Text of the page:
On September 17, Spirit Airlines announced it will launch an onboard advertising program, featuring ads on overhead compartments, tray tables, and bulkheads. The airline’s first client, the Bahamas Ministry of Tourism, will also have seat-back inserts with special Spirit Vacations deals to the Bahamas. The campaign is set to begin this week.
From a financial standpoint, the move makes an incredible amount of sense. As [[Spirit Airlines | Spirit]] writes in its press release, “Where else can you find … a targeted captive audience that will be actively engaged by your ad for an average of three hours?” The move also falls in line with Spirit’s ultra-low-cost-carrier identity, modeled more or less after [[Ryanair | Ryanair]], which also sells onboard ad space.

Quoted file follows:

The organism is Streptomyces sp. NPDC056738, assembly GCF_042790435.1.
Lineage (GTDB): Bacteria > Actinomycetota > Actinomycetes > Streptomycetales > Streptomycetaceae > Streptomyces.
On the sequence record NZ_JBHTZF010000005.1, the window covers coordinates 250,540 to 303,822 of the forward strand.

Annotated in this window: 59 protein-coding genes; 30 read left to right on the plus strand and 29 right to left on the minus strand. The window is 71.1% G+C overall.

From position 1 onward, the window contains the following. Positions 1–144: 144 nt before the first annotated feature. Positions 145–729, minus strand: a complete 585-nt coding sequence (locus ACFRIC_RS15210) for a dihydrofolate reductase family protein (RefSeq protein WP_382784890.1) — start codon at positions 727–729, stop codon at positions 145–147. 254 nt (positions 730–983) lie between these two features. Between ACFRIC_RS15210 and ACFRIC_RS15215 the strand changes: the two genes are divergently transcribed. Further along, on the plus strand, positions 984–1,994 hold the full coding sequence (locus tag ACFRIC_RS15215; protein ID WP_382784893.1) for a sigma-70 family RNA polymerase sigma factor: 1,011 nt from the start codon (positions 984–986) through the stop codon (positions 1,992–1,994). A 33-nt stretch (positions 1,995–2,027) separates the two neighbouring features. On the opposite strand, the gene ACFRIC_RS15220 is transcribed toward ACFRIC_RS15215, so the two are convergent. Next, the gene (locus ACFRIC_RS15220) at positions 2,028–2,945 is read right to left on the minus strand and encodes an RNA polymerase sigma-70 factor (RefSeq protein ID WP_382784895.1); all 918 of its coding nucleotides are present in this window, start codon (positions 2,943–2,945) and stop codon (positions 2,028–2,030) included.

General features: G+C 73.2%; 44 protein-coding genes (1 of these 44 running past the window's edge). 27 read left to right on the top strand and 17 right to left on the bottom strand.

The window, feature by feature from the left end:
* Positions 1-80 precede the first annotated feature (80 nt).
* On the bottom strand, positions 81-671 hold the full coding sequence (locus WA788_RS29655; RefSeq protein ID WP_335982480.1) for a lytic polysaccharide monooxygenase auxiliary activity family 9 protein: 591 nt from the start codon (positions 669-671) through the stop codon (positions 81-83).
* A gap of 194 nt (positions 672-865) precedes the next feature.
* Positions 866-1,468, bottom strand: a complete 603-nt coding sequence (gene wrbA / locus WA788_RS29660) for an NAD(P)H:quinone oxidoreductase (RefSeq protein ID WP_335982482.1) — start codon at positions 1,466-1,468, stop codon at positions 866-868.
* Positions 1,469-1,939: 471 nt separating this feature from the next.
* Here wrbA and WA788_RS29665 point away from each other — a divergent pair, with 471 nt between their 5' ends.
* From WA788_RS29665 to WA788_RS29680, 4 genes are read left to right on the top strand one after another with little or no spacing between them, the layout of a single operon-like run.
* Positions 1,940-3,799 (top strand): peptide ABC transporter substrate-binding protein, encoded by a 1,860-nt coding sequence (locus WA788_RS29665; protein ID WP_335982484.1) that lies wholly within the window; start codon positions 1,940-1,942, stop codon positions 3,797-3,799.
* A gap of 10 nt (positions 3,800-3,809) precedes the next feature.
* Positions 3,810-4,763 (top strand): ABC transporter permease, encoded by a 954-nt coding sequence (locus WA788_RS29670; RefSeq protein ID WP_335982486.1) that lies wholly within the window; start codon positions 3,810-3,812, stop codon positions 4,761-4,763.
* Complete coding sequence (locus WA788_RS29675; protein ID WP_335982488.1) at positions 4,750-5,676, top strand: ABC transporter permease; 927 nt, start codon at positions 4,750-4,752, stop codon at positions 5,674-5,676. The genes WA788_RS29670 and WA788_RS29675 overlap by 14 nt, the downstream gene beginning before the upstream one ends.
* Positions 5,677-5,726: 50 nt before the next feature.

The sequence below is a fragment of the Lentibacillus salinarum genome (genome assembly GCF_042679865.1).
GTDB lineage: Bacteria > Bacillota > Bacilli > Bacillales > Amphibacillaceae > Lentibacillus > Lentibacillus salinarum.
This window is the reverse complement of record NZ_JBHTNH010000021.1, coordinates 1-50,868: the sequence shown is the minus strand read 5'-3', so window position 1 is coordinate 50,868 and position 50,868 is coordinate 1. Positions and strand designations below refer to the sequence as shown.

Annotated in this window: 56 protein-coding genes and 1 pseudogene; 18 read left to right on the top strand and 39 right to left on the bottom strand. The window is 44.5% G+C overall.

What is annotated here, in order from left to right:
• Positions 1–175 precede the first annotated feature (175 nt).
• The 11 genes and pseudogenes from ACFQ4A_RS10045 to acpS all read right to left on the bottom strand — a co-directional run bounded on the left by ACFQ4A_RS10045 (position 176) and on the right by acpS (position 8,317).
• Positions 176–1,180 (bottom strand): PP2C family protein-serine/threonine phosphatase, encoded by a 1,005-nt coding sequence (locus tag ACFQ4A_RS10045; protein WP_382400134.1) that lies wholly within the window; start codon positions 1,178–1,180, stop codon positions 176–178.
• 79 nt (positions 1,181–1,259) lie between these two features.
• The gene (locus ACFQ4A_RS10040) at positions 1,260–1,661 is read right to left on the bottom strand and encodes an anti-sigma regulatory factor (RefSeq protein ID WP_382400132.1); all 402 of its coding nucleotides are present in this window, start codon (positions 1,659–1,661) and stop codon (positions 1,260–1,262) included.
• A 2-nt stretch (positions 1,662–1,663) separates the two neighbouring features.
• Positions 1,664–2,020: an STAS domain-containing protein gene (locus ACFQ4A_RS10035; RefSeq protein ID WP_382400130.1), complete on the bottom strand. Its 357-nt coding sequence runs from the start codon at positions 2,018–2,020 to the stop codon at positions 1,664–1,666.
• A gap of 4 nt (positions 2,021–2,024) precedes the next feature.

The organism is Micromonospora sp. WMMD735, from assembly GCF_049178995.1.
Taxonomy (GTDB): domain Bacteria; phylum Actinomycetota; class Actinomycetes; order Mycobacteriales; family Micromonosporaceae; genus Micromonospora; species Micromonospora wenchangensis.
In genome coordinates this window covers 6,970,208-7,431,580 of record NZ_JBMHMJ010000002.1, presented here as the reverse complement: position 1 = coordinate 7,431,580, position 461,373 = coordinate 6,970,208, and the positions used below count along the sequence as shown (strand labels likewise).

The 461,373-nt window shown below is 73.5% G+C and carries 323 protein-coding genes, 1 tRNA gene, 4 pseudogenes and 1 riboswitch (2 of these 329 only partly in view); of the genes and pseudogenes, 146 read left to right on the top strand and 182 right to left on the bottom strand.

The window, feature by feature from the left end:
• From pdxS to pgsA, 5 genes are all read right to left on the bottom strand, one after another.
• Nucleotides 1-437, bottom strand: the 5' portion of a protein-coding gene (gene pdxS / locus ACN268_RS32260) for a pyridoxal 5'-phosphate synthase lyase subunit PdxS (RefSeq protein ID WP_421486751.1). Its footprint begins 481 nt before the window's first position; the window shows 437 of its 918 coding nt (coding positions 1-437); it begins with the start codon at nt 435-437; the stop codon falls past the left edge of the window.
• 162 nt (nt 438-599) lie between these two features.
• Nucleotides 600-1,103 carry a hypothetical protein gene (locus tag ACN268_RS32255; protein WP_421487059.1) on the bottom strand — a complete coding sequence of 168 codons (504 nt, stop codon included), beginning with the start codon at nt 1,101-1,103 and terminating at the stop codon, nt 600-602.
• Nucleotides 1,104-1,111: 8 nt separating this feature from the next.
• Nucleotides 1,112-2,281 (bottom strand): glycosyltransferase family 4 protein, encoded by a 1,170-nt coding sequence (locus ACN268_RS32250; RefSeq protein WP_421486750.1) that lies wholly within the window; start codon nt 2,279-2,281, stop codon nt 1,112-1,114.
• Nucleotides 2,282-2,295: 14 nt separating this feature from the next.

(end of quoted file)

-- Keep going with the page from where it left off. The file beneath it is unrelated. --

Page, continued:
What’s more difficult to judge is how customers will respond to the, shall we say, change in ambiance onboard Spirit’s planes. While this is a far cry from the Skybus experience, which coupled onboard ads with flight attendants selling jewelry and other items mid-flight, the in-your-face ads all over the plane could become annoying.
On the other hand, if selling ads brings in revenue and causes minimal inconvenience to passengers, and that added revenue helps Spirit keep its fares low, maybe onboard advertising isn’t such a bad idea. I’d certainly prefer looking at an ad for three hours to paying $15 for my first checked bag (wait a minute—Spirit does charge $15 for the first checked bag).
Anyway, if onboard advertising meant fares could stay reasonable, would you mind looking at a Coca-Cola logo on your cross-country flight? Leave a comment below and let me know what you think.
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